Aiming Headlights

Although the principle of aiming headlights is the same in the majority of cases, the legal rules can differ from region to region. Be sure to check the requirements for your location. If you are unsure of what these are, ask your supervisor. Some manufacturers may suggest that the headlights be aimed on high beam, others on low beam, and in cases of separate high and low beams, both beams may need to be aimed independently. The manufacturer may also suggest that a load be placed in the vehicle, to simulate the ride height of the vehicle when it is travelling down the road. Headlights are typically aligned both vertically and horizontally so that as much of the road is illuminated as possible, without blinding oncoming traffic. Some vehicles have headlights that adjust automatically; do not try to adjust those unless you are diagnosing a fault in the system.

When aiming or aligning headlights, there are a couple of possible methods to utilize. The first, while no longer commonly used, involves an on-vehicle headlight aligner. This method was used extensively on sealed-beam head-lights. The aligners are calibrated to the floor at the point where the front and rear wheels contact the concrete. Then the aligners are installed on the headlights with a built-in suction cup, which holds them in place. The aligners use a set of mirrors that can be calibrated to local regulations so that the headlights can be aligned properly.

With the introduction of aerodynamic headlights using removable halogen bulbs, off-vehicle headlight aligners became more popular. These aligners sit in front of the vehicle after being calibrated for the floor slope and orientation with the vehicle. With the headlights on, adjustments can be made by following the instructions on the aligner. Refer to the manufacturer’s information for specific information regarding headlight aiming.

To aim headlights, follow the steps in Skill Drill 39-4:

1
Make sure the tires are inflated properly, the wheels point straight ahead, and there is no extra weight in the vehicle.
2
Move the vehicle into the correct position in relation to the headlamp aligner unit following the equipment manufacturer’s instructions.
3
Calibrate the aligner to any floor slope and for the vehicle being aligned. If this is not performed accurately, the headlights will not be aimed correctly. (Photo 1)
4
On the types of aligners that require the headlights to be on during alignment, turn the headlights on to a low beam setting. The center of the illuminating beams should be in the lower right quadrants of the chart or wall markings or as specified by the manufacturer. (Photo 2)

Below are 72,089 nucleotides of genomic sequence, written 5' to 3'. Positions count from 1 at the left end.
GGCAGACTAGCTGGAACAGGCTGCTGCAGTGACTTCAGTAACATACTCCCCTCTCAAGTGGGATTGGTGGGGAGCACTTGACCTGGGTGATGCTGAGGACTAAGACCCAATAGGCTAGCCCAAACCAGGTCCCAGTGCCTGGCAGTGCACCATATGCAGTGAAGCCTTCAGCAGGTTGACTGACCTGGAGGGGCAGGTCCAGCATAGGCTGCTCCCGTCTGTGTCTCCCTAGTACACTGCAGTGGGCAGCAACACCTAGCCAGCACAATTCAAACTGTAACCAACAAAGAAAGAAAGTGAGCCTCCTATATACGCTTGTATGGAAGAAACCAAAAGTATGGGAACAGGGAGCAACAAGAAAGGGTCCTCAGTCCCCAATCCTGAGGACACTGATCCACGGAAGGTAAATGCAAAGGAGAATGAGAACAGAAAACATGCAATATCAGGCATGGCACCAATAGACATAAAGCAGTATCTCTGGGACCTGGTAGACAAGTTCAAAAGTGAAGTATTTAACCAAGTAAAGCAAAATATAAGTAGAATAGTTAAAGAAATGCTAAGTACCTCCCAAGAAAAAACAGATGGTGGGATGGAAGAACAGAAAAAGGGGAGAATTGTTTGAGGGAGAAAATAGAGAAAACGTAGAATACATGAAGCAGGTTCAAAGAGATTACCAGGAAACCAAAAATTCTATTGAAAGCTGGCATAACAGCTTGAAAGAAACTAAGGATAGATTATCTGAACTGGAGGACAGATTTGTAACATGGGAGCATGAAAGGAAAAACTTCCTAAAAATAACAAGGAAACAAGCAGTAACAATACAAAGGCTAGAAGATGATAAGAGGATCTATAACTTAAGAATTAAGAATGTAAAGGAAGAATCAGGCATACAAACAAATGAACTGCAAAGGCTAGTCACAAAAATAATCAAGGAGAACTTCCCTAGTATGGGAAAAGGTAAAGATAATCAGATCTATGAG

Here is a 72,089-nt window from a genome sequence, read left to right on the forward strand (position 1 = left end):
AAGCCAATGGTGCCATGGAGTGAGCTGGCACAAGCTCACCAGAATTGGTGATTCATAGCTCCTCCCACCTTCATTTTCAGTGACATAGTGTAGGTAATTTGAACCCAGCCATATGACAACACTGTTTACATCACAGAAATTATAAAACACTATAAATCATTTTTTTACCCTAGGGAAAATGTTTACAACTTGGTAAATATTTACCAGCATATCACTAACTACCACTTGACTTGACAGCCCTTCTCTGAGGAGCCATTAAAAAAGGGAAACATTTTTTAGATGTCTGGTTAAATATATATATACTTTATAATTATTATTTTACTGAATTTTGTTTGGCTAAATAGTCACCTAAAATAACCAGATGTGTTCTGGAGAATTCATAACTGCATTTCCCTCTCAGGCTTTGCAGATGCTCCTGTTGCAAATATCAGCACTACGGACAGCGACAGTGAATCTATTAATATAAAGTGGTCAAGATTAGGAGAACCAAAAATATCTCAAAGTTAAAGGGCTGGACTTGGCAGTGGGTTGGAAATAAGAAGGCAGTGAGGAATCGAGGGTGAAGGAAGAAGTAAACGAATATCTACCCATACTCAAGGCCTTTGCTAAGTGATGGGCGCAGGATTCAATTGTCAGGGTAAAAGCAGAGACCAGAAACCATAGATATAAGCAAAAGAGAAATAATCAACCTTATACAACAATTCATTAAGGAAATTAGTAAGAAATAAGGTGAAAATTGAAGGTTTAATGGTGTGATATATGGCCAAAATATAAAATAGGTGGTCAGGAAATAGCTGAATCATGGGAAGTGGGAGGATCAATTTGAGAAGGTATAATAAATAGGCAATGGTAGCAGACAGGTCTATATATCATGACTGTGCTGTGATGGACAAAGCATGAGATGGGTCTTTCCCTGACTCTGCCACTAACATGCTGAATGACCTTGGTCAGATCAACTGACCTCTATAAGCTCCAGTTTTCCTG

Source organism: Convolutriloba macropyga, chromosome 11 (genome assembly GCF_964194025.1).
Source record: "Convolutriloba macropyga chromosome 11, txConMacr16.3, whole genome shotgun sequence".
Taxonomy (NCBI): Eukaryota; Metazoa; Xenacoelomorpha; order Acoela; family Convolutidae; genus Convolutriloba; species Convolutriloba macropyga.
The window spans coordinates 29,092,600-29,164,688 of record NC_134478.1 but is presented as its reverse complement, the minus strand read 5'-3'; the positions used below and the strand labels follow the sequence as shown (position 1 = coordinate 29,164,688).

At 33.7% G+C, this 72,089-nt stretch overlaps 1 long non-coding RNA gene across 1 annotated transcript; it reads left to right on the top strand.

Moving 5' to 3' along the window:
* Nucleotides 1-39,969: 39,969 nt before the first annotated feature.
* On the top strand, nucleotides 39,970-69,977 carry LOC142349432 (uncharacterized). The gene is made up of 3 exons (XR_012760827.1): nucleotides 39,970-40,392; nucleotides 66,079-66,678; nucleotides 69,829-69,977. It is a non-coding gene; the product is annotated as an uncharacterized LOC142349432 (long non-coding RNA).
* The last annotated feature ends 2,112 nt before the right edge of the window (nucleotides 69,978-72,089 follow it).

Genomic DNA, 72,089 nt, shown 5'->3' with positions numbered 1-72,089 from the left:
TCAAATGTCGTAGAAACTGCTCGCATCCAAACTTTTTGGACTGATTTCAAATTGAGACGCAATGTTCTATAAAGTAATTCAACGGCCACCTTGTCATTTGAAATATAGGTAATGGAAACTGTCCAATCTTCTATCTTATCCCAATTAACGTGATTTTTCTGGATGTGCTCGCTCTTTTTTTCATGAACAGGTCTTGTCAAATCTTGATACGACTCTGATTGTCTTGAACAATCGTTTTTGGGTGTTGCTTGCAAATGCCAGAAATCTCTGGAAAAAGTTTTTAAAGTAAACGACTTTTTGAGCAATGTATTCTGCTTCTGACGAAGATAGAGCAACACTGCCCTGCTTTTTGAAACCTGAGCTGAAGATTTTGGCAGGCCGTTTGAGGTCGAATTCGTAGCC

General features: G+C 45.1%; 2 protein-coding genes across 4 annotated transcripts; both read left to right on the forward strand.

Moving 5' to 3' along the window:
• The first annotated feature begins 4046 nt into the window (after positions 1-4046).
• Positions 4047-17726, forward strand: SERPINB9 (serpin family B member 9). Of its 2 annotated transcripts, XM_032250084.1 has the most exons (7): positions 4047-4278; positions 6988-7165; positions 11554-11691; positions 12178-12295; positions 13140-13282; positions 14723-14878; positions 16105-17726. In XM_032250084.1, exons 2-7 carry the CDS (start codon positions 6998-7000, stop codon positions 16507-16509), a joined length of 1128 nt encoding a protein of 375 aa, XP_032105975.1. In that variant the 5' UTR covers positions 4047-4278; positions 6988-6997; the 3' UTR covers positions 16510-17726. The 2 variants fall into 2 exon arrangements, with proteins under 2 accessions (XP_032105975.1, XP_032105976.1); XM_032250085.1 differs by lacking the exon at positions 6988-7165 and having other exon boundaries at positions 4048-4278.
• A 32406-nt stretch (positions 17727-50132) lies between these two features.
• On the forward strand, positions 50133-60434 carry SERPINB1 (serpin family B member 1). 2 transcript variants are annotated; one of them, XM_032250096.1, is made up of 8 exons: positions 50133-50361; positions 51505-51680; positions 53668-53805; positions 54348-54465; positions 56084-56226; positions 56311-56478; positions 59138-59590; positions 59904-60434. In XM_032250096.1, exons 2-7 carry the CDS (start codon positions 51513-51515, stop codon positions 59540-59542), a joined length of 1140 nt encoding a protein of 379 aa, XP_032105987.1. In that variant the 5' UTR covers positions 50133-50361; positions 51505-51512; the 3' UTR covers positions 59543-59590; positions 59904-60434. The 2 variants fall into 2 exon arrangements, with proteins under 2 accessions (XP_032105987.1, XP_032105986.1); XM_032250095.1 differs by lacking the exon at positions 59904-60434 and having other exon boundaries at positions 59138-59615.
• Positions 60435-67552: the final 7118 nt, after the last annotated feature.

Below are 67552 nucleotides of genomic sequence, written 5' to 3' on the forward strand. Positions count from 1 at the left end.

5
The high beam should be centered, falling on the intersections of the horizontal and vertical marks or as specified by the manufacturer.
6
If necessary, locate the adjustment screws on the headlight and turn them so the lights point to the correct places, or bubbles on the levels are centered, depending upon which type of aligner equipment you are using. Diagnose the cause of brighter-than-normal, intermittent, dim, or no-light operation to determine necessary action. (Photo 3)
SKILL DRILL
39-4
Aiming Headlights
24118 CH32 SKDSD09 05
1
Make sure the tires are inflated properly, the wheels point straight ahead, and there is no extra weight in the vehicle. Position the vehicle correctly in relation to the headlamp aligner unit following the equipment manufacturer’s instructions. Calibrate the aligner for any floor slope and for the vehicle being tested.
24118 CH32 SKDSD09 05
2
On the types of aligners that require the headlights to be on during alignment, turn the headlights on to a low beam setting. The center of the illuminating beams should be in the lower right quadrants of the chart or wall markings or as specified by the manufacturer.
24118 CH32 SKDSD09 05
3
The high beam should be centered, falling on the intersections of the horizontal and vertical marks or as specified by the manufacturer. If necessary, turn the adjustment screws on the headlight so the lights point to the correct places or bubbles on the levels are centered, depending on the type of aligner equipment you are using.